And then things get really interesting as a powerful earthquake throws the whole landscape into disarray. The prison guard, who had gone well beyond typical measures of locking these two disturbers of the peace up as if they had just tried to assassinate the emperor himself, must have been living in terror of his superiors.

I'm mean think about it, he had no control over the tectonic activity of the earth's crust that just unsecured all his prisoners, but he is so certain that he will be held responsible for that earthquake that he tries to take his own life. That's a pretty drastic and counter-intuitive move and makes one wonder about the fear tactics used by the authority this man felt beholden to.

The truth is, all of this chaos, from the plight of the exploited slave girl, to the mob lynching and excessive imprisonment tactics, is rather disturbing.

But in the midst of this whirlwind of earthly powers and violence that tries to drown out the Good News of our Savior Jesus Christ, it's interesting to consider how Paul and Silas respond. In contrast to all the people around them trying to shut them up and push them into the deepest darkest recesses of this prison they seem to remain calm, they do not dignify the false accusations made against them with a response. Shackled in bowels of that prison, they continue to minister to God's people. They sing songs and pray together and others begin to listen. When the earthquake takes place, they stop the jailer from killing himself and assure him that they will not escape.

It is at that point that the jailer asks a rather mysterious question: “Sirs, what must I do to be saved?” We don't know exactly what he means by this question … where it is coming from. Perhaps he too was listening to Paul and Silas pray and sing and was curious about this God who gave them so much comfort and courage. Maybe he was worried about how he would be saved from the wrath of those who paid him to guard the jail. Maybe he thought the earth was not done quaking and he would be swallowed up or crushed in the next tremors.

But really, it doesn't matter, does it? Whatever the reason behind the jailer's question “Sirs, what must I do to be saved?” the answer is what Paul and Silas respond. “Believe on the Lord Jesus, and you will be saved, you and your household.”

And when we get to that point, we realize maybe this really isn't such an odd or mismatched story for Mother's Day. For one thing, it was sexist to suggest that. There are plenty of mothers out there who enjoy the Bourne Identity and Indiana Jones movies.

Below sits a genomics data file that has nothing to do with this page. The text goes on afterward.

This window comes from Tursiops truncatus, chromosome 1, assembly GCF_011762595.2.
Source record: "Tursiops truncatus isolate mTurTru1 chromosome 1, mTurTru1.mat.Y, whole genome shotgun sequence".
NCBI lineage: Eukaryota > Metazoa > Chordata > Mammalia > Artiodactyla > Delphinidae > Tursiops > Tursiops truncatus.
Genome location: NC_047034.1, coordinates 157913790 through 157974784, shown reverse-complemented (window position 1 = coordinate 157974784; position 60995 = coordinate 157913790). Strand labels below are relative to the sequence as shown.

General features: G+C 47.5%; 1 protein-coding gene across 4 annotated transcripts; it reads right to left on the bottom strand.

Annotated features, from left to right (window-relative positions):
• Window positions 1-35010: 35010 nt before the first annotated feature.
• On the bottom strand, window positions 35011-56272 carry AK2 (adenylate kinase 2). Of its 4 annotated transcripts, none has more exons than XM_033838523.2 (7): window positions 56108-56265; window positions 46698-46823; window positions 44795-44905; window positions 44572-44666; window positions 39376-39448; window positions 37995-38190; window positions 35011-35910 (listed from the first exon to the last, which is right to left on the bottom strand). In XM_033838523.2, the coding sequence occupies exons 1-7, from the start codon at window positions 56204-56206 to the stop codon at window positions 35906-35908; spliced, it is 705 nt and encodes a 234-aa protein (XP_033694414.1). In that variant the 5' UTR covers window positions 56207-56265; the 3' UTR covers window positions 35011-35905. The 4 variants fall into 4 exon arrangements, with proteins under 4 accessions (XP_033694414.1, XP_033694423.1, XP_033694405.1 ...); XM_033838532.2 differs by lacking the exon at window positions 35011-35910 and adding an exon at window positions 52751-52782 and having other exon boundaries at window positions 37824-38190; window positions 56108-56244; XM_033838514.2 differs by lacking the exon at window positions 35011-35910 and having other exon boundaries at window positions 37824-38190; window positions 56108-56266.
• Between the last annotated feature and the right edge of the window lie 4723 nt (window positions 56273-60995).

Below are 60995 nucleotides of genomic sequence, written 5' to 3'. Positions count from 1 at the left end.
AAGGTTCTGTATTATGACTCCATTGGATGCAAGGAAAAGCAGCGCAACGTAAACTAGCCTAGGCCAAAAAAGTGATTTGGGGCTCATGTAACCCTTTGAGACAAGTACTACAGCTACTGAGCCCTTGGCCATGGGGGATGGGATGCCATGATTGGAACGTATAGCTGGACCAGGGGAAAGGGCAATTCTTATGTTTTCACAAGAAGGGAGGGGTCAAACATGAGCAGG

But seriously, this story is appropriate for this and any day because Paul and Silas in this story remind us of a few things that the powers of the world would like us to forget sometimes.

We remember that it is often out of the chaos and violent experiences in this world that God acts … uncertain times when we can profoundly feel the presence of God in our lives. Just ask anyone who has gone through the experience of giving birth – out of that often chaotic and frightening earthquake of an experience emerges a child that grows our capacity for love, forgiveness and hope. Those are gifts from God.

Paul and Silas help us remember that in the midst of the brokenness and unpredictability we experience in our lives, we can come here and be among each other to sing songs, pray, share the bread and wine of the Lord's Supper, and remember that we have already died and been risen to New Life in Christ in the waters of our baptism.

And we remember that like Paul and Silas we also have what it takes to remain confident and courageous when the world is falling down around our ears, when we are falsely accused, humiliated or hurt because Jesus prayed for his disciples, for Paul and Silas and much more than that. “I ask not only on behalf of these, but also on behalf of those who will believe in me through their word, that they may all be one.”

Jesus prayed that for us and it is through this prayer that we know we don't have to fear – earthquakes, power-drunk rulers, humiliation, our own brokenness, even death because we are held … forevermore … in the safety of Jesus prayer and in the steadfast love of Almighty God.

Alleluia. Christ is risen! Christ is risen indeed.


Pastor Ann Gonyea

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Eden Evangelical Lutheran Church ~ Munising Michigan ~ An ELCA, Northern Great Lakes Synod Congregation
P.O. Box 360 ~ 1150 West M-28 ~ Munising, MI 49862 ~ 1-906-387-2520 ~